Kings Canyon, the first arena

Once the home of the Thunderdome, Kings Canyon became the first stage for the Apex Games. The island used to be a hub for IMC research and development, which helped bring “stability and jobs” to Solace.

Kings Canyon houses a series of military installations, some far more secret than others. Syndicate construction crews uncovered the remains of a former ARES Division facility called Singh Labs used to study Phase Tech. The research may be related to the Ark, according to Wraith, since her abilities have similar properties to the piece of technology.

During the Voidwalker short, we learned that Wraith swapped places with a Wraith from a different dimension, who wanted to kill the lead scientist in the project, Amir Singh. Our Wraith emerged from the Labs while the Apex Games were still under construction, about seven years before the events of Apex.

Kings Canyon was also the childhood home of Natalie “Wattson” Paquette. She grew up on the island alongside her father Luc Paquette, a mechanical engineer who created the Ring technology for the Apex Games (with a little help from Natalie).

During the events of season two, an attacker destroyed the Repulsor tower in Kings Canyon, which was keeping the wildlife at bay. We later learned that it was the work of Crypto, looking to create a distraction to hack himself as a competitor in the Games under a fake identity and clear his name.

Image via Respawn Entertainment

The Games move to World’s Edge

After the attack on the Repulsor Tower, the Syndicate relocated the Apex Games to World’s Edge. This part of the planet Talos used to be a mineral extraction site back in the days of the IMC, but an incident caused a flash freeze in the settlement and made it nearly uninhabitable.

Image via Respawn Entertainment

There’s more to World’s Edge than its square footage, however, and the Syndicate isn’t the only entity with an interest in exploring the area.

The resurgence of Hammond Robotics

Hammond Robotics is one of the most ancient companies in the Frontier. The “old” Hammond Robotics evolved into a subsidiary of the IMC centuries before the war. In Apex, the company returns as a “new” Hammond Robotics that’s “committed to leading the Outlands into the future“—but with the same greed as its predecessor.

The vast resources of Talos grabbed the attention of Hammond Robotics. The company placed a Planet Harvester, a gargantuan extractor that would collect large amounts of minerals from the surface, on World’s Edge. Hammond Robotics also sponsored the induction of James “The Forge” McCormick into the Apex Games, the first corporate-backed legend to enter the competition.

Screengrab via Respawn Entertainment

Over 300 years before the events of Apex, Hammond Robotics developed its breakthrough simulacrum program. In short, a person’s consciousness (the “source code”) would be uploaded to a robotic body after their death, but their programming would trick them into believing they were still human. The Titanfall franchise introduced fans to Ash and Apex brought a simulacrum of its own—and he had a centuries-old grudge with Hammond.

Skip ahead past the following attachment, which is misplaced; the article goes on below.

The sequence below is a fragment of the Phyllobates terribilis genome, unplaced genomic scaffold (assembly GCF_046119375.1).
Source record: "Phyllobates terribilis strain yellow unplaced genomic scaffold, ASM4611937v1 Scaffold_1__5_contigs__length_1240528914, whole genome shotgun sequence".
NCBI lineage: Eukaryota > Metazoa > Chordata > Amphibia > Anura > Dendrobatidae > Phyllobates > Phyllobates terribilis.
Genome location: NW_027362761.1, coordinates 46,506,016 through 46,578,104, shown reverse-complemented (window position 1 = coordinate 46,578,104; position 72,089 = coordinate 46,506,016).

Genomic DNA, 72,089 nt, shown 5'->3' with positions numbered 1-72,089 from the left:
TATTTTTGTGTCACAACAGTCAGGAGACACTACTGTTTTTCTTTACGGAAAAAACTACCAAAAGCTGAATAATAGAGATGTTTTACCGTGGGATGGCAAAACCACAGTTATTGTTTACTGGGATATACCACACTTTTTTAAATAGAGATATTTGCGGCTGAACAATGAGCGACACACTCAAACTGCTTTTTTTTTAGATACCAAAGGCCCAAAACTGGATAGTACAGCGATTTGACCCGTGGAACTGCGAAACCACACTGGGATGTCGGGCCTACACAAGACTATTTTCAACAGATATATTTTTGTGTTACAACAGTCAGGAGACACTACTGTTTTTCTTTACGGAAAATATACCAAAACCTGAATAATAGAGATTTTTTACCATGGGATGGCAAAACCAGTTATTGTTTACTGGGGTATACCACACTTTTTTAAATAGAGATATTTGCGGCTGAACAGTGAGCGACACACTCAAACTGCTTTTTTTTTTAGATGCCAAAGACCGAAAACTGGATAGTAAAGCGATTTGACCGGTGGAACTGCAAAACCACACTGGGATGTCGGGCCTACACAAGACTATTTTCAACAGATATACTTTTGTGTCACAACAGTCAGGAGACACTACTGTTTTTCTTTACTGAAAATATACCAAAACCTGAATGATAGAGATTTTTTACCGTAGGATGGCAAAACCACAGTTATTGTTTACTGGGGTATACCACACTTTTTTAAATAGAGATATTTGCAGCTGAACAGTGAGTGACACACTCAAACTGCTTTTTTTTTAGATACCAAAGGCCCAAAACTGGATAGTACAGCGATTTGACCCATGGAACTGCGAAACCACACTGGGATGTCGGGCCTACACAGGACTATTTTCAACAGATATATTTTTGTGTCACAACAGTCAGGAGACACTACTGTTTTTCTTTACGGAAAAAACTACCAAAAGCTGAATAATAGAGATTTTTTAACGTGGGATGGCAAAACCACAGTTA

Related: Lore recap: Everything that happened in Apex Legends in 2020

Revenant’s arrival

Revenant was the first simulacrum in existence. After his first death, he spent over 300 years as a hitman on Hammond’s dime, unaware of his fate or condition—at least, until his programming failed.

During the assassination of Marcos and Alanza Andrade in Olympus, a piece of glass embedded itself into Revenant’s neck and interfered with his systems. His programming could no longer sustain the illusion of his humanity or delete his older memories and 300 years of death and suffering came flooding in.

Fully aware of his condition as “a walking nightmare of steel and vestigial flesh,” Revenant sought revenge against the company that turned him into an abomination. And Hammond Robotics’ move to the spotlight put it in Revenant’s crosshairs.

Screengrab via PlayApex

Revenant’s vendetta against Hammond Robotics led the simulacrum on a warpath. He broke into a series of facilities and killed anyone in his path—most notably, he assassinated Forge during a live broadcast. With Forge gone, the Syndicate and Hammond Robotics inducted Revenant into the Apex Games in his place to keep the simulacrum’s bloodlust in check.

Loba’s revenge and The Broken Ghost

A hitman doesn’t go through life without making a few (or several) enemies, and Revenant made the most vicious enemy he’d ever encounter. Loba Andrade, the orphaned daughter of Marcos and Alanza Andrade, joined the Apex Games to take revenge against the simulacrum who murdered her parents.

Loba found a hidden facility below Kings Canyon, the secure location of Revenant’s source code. She accidentally tripped the security system, which teleported the source code to the planet Psamathe and caused the facility to self-destruct, taking down a chunk of Kings Canyon with it.

Screengrab via Respawn Entertainment

Related: Apex Legends’ season 5 launch trailer explained

Loba officially joined the Games after the incident to enact her plan for revenge. Luckily, she knew exactly what to do—but it’d require the help of the rest of the legends. That led to the events of The Broken Ghost, Apex‘s first quest, in season five.

Loba enlists the rest of the cast to uncover nine pieces of a mysterious relic scattered across a different dimension but with one catch: They can’t tell Revenant about it. The legends investigate and discover that she was working with Hammond Robotics and that the company would give her the new location of Revenant’s source code upon delivering the relic.